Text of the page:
One of the most significant and most technical responsibilities a co-op board has is to pay the property tax for the whole building. After all, unit owners pay their share as part of their monthly common charges. Therefore, you must make sure that the amount you pay is minimal while ensuring it’s delivered on time.
Pay Your Property Tax on Time
New York City has two classes of residential buildings, and they tax these accordingly. Class 1 properties house one to three families and are taxed around 21% of their assessed value. Meanwhile, most co-ops and rental buildings are classified as Class 2 properties because they have three or more units. These are taxed at 12.612% of their assessed value. Thus, the assessment is 45% of the whole building’s market value (potential rental income minus expenses).
You’ll need to pay the property tax bill on time to avoid late fees. Residences with an assessed value of $250,000 or less will receive quarterly statements. These are due on the first of July, October, January, and April. Meanwhile, the property tax bills for buildings with a value of more than $250,000 must be paid by January 1 and July 1.
Reduce Your Property Tax Bill
Your building can qualify for exemptions, abatements, and/or credits. It would be wise for you to see how you can reduce the hefty property tax before you pay it off.
When the co-op board receives the Annual Notice of Property Value (NOPV), make sure you check which exemptions are granted to your building. These will reduce its assessed value before your taxes are calculated. Multiplied by the tax rate, this value will actually lower the amount of taxes your co-op owes. Personal exemptions are granted to property owners who are senior citizens, disabled, veterans, members of the clergy, and more. The board must allocate these exemptions accordingly. Make sure the Department of Finance (DOF) receives any applications for personal exemptions by March 15.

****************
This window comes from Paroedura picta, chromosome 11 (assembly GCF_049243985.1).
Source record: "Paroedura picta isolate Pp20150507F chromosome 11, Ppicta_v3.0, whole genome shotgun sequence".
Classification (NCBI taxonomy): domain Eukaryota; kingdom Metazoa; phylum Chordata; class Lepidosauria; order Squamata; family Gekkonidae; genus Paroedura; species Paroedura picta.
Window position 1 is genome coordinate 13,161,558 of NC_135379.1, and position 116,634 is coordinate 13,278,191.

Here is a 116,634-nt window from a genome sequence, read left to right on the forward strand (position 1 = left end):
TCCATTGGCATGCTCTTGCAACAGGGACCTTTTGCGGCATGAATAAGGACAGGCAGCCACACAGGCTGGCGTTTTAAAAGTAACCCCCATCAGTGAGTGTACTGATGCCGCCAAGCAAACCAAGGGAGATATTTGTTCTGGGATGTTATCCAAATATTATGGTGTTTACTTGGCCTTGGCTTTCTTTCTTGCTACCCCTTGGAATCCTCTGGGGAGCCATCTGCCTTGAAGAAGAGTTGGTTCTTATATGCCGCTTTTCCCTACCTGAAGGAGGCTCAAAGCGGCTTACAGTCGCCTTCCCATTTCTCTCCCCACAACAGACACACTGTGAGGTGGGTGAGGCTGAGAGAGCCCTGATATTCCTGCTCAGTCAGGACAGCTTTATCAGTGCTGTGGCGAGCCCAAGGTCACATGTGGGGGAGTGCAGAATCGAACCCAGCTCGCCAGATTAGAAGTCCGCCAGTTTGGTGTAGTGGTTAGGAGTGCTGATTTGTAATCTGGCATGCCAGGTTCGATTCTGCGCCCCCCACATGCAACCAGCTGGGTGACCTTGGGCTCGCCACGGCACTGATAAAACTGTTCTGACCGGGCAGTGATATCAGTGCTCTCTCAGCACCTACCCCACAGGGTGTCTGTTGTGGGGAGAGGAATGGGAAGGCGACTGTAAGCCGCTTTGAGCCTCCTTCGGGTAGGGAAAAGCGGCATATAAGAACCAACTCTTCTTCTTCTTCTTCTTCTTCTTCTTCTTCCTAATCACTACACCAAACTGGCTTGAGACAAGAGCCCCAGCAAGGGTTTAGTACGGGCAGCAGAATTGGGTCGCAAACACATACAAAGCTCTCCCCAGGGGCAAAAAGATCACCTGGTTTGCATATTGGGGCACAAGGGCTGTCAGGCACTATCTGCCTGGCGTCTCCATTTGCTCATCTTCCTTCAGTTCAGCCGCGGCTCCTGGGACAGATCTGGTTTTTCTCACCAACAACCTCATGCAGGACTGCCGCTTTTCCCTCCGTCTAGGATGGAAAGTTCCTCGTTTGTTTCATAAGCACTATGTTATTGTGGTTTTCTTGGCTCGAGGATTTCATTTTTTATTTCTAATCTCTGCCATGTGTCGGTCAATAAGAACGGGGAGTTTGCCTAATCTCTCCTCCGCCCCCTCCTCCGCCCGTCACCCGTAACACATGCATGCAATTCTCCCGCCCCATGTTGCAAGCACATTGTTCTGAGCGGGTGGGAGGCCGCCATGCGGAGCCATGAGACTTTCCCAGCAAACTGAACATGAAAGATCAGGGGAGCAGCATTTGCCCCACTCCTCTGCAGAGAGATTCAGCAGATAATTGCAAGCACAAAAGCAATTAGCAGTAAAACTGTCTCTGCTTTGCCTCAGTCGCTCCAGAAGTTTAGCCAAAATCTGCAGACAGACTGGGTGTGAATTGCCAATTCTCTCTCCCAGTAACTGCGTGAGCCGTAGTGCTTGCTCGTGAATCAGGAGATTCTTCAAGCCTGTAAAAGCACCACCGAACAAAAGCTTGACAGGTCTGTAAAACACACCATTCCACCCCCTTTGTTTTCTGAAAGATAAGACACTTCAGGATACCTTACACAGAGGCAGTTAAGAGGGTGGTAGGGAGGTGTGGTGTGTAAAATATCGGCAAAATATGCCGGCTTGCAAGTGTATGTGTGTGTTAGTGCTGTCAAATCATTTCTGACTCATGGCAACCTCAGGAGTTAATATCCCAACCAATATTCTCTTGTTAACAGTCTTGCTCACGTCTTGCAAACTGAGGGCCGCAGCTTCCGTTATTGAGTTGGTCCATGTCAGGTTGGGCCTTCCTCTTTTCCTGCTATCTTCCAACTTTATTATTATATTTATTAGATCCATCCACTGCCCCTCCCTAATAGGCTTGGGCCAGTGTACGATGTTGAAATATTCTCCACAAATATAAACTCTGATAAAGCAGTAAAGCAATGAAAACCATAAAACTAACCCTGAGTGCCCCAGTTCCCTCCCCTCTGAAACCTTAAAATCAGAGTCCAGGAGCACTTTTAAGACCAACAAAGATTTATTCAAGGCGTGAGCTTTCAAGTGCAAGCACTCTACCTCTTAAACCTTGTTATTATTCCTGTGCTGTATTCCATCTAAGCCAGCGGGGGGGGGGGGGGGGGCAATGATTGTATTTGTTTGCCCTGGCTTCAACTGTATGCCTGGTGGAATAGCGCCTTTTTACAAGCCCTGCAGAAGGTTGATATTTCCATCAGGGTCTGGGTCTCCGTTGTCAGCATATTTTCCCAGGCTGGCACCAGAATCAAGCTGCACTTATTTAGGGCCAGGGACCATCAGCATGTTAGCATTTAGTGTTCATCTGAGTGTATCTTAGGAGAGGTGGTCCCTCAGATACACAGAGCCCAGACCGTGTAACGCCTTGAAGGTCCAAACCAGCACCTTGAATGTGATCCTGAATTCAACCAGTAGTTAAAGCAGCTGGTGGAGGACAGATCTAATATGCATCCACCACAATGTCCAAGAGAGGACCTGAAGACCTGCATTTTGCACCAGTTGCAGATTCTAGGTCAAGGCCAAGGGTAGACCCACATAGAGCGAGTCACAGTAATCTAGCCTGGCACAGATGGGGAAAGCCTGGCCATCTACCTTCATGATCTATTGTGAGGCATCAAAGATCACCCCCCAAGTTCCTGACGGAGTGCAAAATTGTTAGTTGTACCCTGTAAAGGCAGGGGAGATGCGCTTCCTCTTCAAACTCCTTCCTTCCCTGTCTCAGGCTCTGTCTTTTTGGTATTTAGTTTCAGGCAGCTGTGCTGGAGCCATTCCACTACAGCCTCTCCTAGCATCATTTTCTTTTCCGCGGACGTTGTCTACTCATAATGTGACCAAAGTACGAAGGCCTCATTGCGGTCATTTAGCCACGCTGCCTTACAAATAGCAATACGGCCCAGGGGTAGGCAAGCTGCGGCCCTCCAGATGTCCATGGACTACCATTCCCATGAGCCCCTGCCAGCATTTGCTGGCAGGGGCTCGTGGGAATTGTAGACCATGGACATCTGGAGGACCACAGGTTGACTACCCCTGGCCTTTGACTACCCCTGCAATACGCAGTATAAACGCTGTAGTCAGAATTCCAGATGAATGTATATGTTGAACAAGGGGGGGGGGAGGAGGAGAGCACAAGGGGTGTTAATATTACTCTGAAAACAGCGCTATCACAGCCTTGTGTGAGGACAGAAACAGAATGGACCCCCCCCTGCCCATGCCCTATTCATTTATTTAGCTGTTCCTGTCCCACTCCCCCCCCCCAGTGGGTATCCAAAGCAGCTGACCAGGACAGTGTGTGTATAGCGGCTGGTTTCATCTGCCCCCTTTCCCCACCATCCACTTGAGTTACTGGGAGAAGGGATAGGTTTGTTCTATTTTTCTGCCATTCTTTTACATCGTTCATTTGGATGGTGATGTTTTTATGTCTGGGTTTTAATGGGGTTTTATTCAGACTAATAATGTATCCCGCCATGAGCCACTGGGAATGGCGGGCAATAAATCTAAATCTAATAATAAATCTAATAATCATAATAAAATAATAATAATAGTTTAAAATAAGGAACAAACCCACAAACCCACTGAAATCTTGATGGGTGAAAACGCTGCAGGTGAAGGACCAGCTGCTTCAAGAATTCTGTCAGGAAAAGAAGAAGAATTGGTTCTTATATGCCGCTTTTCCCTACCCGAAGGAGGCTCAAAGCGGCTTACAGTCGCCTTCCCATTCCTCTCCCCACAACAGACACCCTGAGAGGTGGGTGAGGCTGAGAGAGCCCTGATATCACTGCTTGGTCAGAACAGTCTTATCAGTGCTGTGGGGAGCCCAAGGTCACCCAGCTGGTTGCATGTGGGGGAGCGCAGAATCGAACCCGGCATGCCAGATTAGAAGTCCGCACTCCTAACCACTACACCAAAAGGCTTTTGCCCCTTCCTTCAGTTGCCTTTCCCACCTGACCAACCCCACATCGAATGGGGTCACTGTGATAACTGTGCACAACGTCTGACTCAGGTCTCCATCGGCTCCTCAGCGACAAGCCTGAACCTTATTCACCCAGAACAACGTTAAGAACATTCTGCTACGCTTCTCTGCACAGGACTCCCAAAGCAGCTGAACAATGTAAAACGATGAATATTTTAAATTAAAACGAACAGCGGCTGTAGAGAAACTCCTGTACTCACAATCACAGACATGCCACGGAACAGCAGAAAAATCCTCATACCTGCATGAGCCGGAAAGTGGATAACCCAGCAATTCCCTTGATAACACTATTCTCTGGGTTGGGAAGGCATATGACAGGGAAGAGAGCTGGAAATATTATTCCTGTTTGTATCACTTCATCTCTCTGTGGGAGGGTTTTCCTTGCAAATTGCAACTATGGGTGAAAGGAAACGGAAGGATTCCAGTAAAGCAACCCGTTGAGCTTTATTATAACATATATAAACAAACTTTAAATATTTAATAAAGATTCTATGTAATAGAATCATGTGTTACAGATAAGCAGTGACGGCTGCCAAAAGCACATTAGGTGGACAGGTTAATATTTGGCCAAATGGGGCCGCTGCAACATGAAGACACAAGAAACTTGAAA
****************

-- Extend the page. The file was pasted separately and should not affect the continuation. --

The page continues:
Your co-op may also be eligible for abatements, which won’t appear on your NOPV. As a part of the board, you’ll get a tax benefit breakdown report that shows the amount taken off your property tax bill. The higher your average assessed value, the lower your abatement percentage will be.
As part of the management board, you need to make sure that each unit is registered for abatement to receive the maximum benefit. You’ll need to provide information about whether the unit owners are the primary residents in their units or if they are renting their property out. You must also make sure that any changes in unit ownership are recorded with the D0F. Make sure to apply for abatements by February 15.
Finally, you may get credits from previous property tax payments. The board can choose to have these credits applied to this year’s property tax bill, or you can opt to get a refund check.
Consult the Experts
Harlem Property Management is the authority on co-op and condo building management in Upper Manhattan and a member of the Real Estate Board of New York. We specialize in managing condos, co-ops, and multi-family buildings up to 99 units.
We can also consult with a property tax lawyer to ensure that everything is above board.